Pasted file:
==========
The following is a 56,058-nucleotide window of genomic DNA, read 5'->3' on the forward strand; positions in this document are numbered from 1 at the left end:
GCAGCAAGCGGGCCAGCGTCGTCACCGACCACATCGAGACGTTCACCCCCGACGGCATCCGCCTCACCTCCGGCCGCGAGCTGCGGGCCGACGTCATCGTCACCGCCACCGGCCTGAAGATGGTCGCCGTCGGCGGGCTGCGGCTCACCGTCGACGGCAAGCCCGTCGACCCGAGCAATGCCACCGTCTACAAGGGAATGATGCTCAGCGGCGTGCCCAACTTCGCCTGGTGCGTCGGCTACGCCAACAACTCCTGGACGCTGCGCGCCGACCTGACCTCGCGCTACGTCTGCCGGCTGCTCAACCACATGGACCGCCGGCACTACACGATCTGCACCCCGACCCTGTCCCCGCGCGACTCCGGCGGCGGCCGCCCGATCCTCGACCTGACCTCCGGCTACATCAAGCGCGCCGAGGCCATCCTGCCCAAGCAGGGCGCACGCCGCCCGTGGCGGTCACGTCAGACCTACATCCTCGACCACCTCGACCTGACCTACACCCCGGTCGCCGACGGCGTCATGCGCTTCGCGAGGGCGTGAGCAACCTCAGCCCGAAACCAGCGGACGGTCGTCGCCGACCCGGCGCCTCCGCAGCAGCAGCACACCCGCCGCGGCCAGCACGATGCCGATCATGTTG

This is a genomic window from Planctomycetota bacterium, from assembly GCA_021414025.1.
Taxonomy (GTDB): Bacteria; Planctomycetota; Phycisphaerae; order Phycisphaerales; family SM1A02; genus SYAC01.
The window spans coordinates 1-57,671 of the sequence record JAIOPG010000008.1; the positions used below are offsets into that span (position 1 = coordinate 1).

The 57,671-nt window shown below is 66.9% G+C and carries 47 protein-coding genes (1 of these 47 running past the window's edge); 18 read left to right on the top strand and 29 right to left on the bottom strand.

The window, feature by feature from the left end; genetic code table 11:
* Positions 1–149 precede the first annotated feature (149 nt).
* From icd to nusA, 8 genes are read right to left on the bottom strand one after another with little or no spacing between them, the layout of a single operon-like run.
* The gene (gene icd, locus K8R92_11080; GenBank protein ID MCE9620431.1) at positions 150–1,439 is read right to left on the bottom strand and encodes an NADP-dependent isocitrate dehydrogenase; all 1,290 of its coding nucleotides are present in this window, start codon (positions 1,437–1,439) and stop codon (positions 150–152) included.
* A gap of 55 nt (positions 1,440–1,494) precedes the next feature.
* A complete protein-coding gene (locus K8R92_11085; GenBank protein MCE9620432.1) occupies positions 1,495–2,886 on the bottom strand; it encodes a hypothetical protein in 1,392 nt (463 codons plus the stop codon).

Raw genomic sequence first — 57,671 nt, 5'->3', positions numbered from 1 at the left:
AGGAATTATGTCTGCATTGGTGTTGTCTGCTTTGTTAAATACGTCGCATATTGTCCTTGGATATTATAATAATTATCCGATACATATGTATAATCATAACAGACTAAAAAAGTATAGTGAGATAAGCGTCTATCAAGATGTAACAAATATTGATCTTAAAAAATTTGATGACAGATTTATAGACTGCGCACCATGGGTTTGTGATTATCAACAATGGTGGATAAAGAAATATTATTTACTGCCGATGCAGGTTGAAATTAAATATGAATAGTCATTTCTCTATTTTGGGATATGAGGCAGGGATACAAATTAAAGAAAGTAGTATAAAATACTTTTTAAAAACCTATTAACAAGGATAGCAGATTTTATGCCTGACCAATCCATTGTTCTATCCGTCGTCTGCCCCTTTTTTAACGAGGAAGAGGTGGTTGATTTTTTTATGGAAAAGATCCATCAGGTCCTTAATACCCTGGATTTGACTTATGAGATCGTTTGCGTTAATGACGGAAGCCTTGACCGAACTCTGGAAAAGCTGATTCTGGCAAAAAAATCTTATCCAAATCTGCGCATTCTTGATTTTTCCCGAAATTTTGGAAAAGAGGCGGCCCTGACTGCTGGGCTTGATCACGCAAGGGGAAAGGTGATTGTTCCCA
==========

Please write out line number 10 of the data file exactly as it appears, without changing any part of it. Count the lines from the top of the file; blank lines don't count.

* The gene (gene icd, locus K8R92_11080; GenBank protein ID MCE9620431.1) at positions 150–1,439 is read right to left on the bottom strand and encodes an NADP-dependent isocitrate dehydrogenase; all 1,290 of its coding nucleotides are present in this window, start codon (positions 1,437–1,439) and stop codon (positions 150–152) included.